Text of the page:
A SOUTH African grandmother who is serving 60 years in jail for drug trafficking has told of her hell in a dingy cell in Thailand which at one stage she shared with 250 other inmates.
A Thai court imposed a 100-year sentence, which was reduced to 60 years in 1996 when prisoners were given a pardon by Thailand's King Bhumibol Adulyadej.
Naidoo is among eight South African women - including former Miss South Africa finalist Vanessa Goosen - who are serving between 50 and 100 years for drug trafficking in Klong Prem Prison in Bangkok.
She divorced her businessman husband, Rajen, in 1986 and was living with her daughter in Yeoville, Johannesburg, at the time of her arrest.
In letters to her family, Naidoo tells of her life in Bangkok's notorious prison - which has a population of more than 50 000 - and how sometimes she must get by on only one meal a day.
She also discloses that she has had to bribe warders to receive special privileges, such as the posting of letters.
In a letter to her son in Durban, the Chatsworth-born mother of two said that conditions became so unbearable that she contemplated suicide.
"I know I've made a grave mistake. This sacrifice I thought was going to be for all of us . . . but there was a great kickback - a kick so hard that I only wished the earth would open to swallow me up. This day. This moment. This year. Everything around me sucks. Let God just take me away. Then all problems will be over. I hate life. I really hate everything. The only thing I look forward to is my death," she wrote.
Describing conditions at Klong Prem, she said there were "many problems in here".
An engineer had to be called in because of major cracks in the walls and the prisoners had to vacate their cells. At one stage she was squeezed into a cell with 250 other inmates.
She said she desperately missed her family and her country.
"The most painful thing on earth is for a mother to be torn from her children, especially if she loves them just like the way I do. I am so far away that even a phone call is not possible.
"I wish I could speak to you and tell you how I feel and what is really happening. Life is damn hard. I only wish I could just wave a magic wand and a miracle would take place and I could start all over again."
In a letter to her ex-husband, Naidoo asked for expensive deodorants and underwear with which to bribe warders.
Her family, including her ex-husband, have become concerned about her mental health and have stepped up their campaign to bring her back to South Africa to serve the remainder of her sentence.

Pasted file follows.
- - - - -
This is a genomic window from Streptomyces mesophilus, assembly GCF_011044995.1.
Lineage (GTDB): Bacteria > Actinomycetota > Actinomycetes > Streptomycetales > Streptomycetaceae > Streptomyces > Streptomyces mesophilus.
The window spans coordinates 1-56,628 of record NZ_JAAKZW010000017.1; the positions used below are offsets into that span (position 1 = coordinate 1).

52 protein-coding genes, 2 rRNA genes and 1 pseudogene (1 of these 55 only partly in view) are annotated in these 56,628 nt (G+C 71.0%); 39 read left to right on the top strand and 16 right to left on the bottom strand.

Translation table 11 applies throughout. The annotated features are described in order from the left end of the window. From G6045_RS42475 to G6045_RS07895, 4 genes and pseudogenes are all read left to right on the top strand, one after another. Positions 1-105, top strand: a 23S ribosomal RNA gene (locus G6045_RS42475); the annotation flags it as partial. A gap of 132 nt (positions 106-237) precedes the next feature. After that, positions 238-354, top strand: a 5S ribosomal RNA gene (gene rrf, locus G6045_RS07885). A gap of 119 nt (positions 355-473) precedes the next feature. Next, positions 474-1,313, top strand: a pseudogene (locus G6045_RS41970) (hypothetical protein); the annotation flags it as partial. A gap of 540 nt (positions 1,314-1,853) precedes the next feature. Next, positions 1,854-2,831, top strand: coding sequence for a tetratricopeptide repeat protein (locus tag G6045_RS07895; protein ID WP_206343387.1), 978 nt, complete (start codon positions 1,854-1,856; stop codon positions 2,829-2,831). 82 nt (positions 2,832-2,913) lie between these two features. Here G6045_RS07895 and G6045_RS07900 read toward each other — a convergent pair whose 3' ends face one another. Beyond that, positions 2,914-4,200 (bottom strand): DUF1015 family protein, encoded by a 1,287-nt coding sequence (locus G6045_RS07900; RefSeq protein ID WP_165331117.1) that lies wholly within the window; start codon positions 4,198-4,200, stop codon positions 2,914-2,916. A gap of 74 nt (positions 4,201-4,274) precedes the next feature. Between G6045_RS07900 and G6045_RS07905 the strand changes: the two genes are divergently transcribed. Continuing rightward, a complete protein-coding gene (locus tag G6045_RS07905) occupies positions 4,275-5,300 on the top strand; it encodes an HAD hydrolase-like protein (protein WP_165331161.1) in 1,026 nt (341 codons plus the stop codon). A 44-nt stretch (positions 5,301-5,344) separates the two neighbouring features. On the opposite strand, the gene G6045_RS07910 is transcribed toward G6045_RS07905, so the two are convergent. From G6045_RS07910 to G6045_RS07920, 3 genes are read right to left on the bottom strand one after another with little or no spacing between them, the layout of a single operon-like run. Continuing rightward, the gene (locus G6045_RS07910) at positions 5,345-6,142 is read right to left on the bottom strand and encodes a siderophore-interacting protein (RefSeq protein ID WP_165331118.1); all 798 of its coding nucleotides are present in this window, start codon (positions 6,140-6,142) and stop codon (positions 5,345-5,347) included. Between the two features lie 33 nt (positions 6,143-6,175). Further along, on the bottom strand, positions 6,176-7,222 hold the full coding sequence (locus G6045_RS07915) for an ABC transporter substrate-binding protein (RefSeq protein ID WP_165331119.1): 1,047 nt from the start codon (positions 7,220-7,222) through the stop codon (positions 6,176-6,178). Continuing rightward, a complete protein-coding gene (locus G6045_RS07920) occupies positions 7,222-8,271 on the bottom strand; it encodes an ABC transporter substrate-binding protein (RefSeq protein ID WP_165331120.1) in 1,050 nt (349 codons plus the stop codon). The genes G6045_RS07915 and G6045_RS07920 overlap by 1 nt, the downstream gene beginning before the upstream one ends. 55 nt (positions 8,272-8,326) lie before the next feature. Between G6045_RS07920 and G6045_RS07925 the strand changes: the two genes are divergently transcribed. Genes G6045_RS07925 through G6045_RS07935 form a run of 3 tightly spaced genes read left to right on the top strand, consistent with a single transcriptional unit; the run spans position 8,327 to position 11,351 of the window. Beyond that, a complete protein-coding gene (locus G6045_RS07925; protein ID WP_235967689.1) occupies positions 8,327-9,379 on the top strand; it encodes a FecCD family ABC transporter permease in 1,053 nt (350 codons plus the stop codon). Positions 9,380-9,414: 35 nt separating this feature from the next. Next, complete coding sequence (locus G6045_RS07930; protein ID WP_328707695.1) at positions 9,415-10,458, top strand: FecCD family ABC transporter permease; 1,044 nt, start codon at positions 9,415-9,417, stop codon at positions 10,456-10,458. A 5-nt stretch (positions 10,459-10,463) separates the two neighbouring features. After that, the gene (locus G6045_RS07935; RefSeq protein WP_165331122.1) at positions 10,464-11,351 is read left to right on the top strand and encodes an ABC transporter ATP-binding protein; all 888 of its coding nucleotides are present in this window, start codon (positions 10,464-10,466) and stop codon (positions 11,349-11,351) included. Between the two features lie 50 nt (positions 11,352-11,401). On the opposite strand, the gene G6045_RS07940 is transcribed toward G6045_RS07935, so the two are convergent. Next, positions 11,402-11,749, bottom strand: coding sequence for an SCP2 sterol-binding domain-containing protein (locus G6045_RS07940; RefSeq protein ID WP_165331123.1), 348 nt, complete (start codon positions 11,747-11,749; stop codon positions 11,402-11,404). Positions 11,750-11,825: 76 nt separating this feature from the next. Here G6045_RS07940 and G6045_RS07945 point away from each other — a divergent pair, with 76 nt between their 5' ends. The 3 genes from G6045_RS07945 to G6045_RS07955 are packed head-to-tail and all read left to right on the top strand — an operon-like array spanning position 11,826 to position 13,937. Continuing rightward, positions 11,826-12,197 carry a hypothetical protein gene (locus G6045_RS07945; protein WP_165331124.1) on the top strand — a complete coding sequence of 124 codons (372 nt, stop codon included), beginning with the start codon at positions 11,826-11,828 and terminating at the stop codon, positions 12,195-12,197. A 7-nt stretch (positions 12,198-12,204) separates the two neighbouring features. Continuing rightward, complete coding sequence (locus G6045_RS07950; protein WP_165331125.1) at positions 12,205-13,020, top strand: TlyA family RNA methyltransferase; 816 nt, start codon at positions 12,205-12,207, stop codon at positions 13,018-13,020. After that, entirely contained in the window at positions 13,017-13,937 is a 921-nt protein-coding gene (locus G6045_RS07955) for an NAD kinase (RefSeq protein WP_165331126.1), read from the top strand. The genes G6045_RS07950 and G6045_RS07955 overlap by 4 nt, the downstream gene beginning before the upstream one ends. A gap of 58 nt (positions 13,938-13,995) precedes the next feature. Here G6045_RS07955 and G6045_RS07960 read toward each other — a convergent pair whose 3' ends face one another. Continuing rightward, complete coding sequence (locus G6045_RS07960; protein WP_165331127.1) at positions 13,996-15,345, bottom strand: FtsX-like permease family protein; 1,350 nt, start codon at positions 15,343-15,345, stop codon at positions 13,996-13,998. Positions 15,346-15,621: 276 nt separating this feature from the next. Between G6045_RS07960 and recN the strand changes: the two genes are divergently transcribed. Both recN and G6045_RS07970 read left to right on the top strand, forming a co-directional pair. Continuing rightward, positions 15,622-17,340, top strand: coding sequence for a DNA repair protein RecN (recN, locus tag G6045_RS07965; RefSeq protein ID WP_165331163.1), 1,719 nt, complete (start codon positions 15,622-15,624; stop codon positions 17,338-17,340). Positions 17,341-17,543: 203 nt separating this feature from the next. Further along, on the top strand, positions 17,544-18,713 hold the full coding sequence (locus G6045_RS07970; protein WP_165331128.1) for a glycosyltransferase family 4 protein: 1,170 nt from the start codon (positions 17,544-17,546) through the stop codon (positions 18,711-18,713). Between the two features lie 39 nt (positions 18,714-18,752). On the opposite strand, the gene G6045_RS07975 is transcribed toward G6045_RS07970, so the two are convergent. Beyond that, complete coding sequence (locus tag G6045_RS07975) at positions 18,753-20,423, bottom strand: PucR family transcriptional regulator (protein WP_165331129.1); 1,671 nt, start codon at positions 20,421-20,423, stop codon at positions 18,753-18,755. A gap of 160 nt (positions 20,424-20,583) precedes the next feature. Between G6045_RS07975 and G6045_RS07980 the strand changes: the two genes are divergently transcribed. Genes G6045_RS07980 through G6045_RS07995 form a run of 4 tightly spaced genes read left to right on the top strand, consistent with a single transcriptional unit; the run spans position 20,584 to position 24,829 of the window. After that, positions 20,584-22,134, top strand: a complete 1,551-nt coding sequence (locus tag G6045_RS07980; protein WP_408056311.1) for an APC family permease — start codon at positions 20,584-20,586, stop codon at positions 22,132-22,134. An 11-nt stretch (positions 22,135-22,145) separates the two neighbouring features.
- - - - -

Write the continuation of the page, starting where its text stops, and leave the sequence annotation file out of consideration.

Ex-husband Rajen, 54, who has visited her twice in the past two years, said he was "deeply concerned".
"She seems to be at her wits' end and we don't know what else to do. She also suffers from high cholesterol and is unable to purchase any medication at the prison," he said.
Foreigners in Thai jails are normally sent back to their home countries after eight years to serve the remainder of their sentences. But South Africa does not have a prisoner transfer treaty with Thailand.
"We have petitioned everyone from local and national politicians to the Foreign Affairs Department, but to no avail," said Rajen.
He married his childhood sweetheart when she was only 17. He said that although they were divorced, they were "still joined at the hip" and he would do everything he could to help her.
"We send her money, clothes, underwear, cosmetics, chocolates and sweets all the time. Even though we were divorced, we still respected and loved each other immensely and that is why neither of us remarried," he said.
Durban woman Norma Payn, dubbed the "angel of mercy" because of her vigorous campaign to secure the release of South African prisoners in Thailand, visited the prisoners this week to give them emotional support as well as gifts and food and clothing sent by their families.
Speaking from Thailand on Friday, Payn said that Naidoo looked "troubled" but was "thrilled" to see her. "We only had 15 minutes together. Yet she was so happy to see me that all the things that troubled her were forgotten."